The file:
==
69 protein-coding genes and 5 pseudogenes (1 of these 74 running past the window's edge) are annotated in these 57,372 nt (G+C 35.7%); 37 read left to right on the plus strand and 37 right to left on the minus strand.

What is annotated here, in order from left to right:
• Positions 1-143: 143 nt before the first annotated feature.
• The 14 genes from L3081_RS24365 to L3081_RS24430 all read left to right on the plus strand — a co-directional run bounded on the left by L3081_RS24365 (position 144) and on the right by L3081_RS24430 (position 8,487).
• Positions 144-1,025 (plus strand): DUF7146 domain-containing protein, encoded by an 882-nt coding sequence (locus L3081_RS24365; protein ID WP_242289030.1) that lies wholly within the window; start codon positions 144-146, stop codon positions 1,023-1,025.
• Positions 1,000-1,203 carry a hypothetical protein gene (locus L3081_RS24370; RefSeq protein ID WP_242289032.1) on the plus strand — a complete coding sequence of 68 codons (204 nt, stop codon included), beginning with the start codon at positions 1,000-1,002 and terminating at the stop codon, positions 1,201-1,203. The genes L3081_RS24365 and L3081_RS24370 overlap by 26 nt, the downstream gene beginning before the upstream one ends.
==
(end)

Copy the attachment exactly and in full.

69 protein-coding genes and 5 pseudogenes (1 of these 74 running past the window's edge) are annotated in these 57,372 nt (G+C 35.7%); 37 read left to right on the plus strand and 37 right to left on the minus strand.

What is annotated here, in order from left to right:
• Positions 1-143: 143 nt before the first annotated feature.
• The 14 genes from L3081_RS24365 to L3081_RS24430 all read left to right on the plus strand — a co-directional run bounded on the left by L3081_RS24365 (position 144) and on the right by L3081_RS24430 (position 8,487).
• Positions 144-1,025 (plus strand): DUF7146 domain-containing protein, encoded by an 882-nt coding sequence (locus L3081_RS24365; protein ID WP_242289030.1) that lies wholly within the window; start codon positions 144-146, stop codon positions 1,023-1,025.
• Positions 1,000-1,203 carry a hypothetical protein gene (locus L3081_RS24370; RefSeq protein ID WP_242289032.1) on the plus strand — a complete coding sequence of 68 codons (204 nt, stop codon included), beginning with the start codon at positions 1,000-1,002 and terminating at the stop codon, positions 1,201-1,203. The genes L3081_RS24365 and L3081_RS24370 overlap by 26 nt, the downstream gene beginning before the upstream one ends.